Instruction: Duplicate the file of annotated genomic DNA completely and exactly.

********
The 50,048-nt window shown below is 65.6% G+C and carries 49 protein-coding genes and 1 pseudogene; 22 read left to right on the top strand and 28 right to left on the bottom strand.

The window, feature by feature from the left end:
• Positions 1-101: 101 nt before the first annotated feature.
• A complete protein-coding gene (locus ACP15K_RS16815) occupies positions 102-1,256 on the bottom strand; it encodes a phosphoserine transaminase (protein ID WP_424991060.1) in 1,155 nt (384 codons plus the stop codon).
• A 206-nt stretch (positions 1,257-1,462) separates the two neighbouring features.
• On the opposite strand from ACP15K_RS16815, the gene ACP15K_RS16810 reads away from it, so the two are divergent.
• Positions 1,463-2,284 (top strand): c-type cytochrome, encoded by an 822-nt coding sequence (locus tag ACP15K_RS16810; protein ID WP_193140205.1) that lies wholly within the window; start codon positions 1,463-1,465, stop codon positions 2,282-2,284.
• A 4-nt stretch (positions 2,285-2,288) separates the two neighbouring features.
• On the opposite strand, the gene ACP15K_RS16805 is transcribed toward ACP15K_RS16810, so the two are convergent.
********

The 50,048-nt window shown below is 65.6% G+C and carries 49 protein-coding genes and 1 pseudogene; 22 read left to right on the top strand and 28 right to left on the bottom strand.

The window, feature by feature from the left end:
• Positions 1-101: 101 nt before the first annotated feature.
• A complete protein-coding gene (locus ACP15K_RS16815) occupies positions 102-1,256 on the bottom strand; it encodes a phosphoserine transaminase (protein ID WP_424991060.1) in 1,155 nt (384 codons plus the stop codon).
• A 206-nt stretch (positions 1,257-1,462) separates the two neighbouring features.
• On the opposite strand from ACP15K_RS16815, the gene ACP15K_RS16810 reads away from it, so the two are divergent.
• Positions 1,463-2,284 (top strand): c-type cytochrome, encoded by an 822-nt coding sequence (locus tag ACP15K_RS16810; protein ID WP_193140205.1) that lies wholly within the window; start codon positions 1,463-1,465, stop codon positions 2,282-2,284.
• A 4-nt stretch (positions 2,285-2,288) separates the two neighbouring features.
• On the opposite strand, the gene ACP15K_RS16805 is transcribed toward ACP15K_RS16810, so the two are convergent.